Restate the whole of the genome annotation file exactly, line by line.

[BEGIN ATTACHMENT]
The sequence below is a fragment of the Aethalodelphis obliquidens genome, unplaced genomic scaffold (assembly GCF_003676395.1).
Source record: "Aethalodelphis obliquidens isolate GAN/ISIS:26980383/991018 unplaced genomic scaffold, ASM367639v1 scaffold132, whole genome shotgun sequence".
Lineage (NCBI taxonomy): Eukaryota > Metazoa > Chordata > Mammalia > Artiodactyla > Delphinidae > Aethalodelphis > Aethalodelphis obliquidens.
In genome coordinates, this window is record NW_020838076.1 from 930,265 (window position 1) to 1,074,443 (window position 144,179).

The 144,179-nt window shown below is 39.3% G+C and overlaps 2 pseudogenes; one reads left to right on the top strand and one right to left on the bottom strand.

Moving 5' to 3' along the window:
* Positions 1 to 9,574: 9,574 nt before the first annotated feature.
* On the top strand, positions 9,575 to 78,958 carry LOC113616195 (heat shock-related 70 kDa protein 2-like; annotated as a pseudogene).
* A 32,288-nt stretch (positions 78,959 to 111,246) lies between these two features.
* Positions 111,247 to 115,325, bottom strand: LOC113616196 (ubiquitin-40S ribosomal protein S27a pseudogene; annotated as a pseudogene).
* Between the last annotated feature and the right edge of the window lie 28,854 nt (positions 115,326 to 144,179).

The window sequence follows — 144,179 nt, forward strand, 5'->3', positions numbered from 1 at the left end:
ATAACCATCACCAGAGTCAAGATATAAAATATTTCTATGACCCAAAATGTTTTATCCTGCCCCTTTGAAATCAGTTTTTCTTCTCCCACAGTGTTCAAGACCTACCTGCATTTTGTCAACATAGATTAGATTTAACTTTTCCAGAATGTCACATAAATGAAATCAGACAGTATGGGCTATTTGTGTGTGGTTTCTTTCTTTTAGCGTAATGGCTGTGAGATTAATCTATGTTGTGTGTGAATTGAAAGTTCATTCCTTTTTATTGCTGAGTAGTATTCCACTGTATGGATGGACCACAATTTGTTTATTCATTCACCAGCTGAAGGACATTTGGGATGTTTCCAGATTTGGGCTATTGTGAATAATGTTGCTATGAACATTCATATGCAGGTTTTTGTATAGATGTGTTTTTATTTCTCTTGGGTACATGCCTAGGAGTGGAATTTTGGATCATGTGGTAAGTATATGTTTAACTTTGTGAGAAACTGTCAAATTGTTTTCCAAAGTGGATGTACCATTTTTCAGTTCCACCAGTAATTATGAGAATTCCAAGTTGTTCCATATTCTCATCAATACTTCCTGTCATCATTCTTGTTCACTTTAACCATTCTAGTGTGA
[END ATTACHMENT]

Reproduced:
The sequence below is a fragment of the Aethalodelphis obliquidens genome, unplaced genomic scaffold (assembly GCF_003676395.1).
Source record: "Aethalodelphis obliquidens isolate GAN/ISIS:26980383/991018 unplaced genomic scaffold, ASM367639v1 scaffold132, whole genome shotgun sequence".
Lineage (NCBI taxonomy): Eukaryota > Metazoa > Chordata > Mammalia > Artiodactyla > Delphinidae > Aethalodelphis > Aethalodelphis obliquidens.
In genome coordinates, this window is record NW_020838076.1 from 930,265 (window position 1) to 1,074,443 (window position 144,179).

The 144,179-nt window shown below is 39.3% G+C and overlaps 2 pseudogenes; one reads left to right on the top strand and one right to left on the bottom strand.

Moving 5' to 3' along the window:
* Positions 1 to 9,574: 9,574 nt before the first annotated feature.
* On the top strand, positions 9,575 to 78,958 carry LOC113616195 (heat shock-related 70 kDa protein 2-like; annotated as a pseudogene).
* A 32,288-nt stretch (positions 78,959 to 111,246) lies between these two features.
* Positions 111,247 to 115,325, bottom strand: LOC113616196 (ubiquitin-40S ribosomal protein S27a pseudogene; annotated as a pseudogene).
* Between the last annotated feature and the right edge of the window lie 28,854 nt (positions 115,326 to 144,179).

The window sequence follows — 144,179 nt, forward strand, 5'->3', positions numbered from 1 at the left end:
ATAACCATCACCAGAGTCAAGATATAAAATATTTCTATGACCCAAAATGTTTTATCCTGCCCCTTTGAAATCAGTTTTTCTTCTCCCACAGTGTTCAAGACCTACCTGCATTTTGTCAACATAGATTAGATTTAACTTTTCCAGAATGTCACATAAATGAAATCAGACAGTATGGGCTATTTGTGTGTGGTTTCTTTCTTTTAGCGTAATGGCTGTGAGATTAATCTATGTTGTGTGTGAATTGAAAGTTCATTCCTTTTTATTGCTGAGTAGTATTCCACTGTATGGATGGACCACAATTTGTTTATTCATTCACCAGCTGAAGGACATTTGGGATGTTTCCAGATTTGGGCTATTGTGAATAATGTTGCTATGAACATTCATATGCAGGTTTTTGTATAGATGTGTTTTTATTTCTCTTGGGTACATGCCTAGGAGTGGAATTTTGGATCATGTGGTAAGTATATGTTTAACTTTGTGAGAAACTGTCAAATTGTTTTCCAAAGTGGATGTACCATTTTTCAGTTCCACCAGTAATTATGAGAATTCCAAGTTGTTCCATATTCTCATCAATACTTCCTGTCATCATTCTTGTTCACTTTAACCATTCTAGTGTGA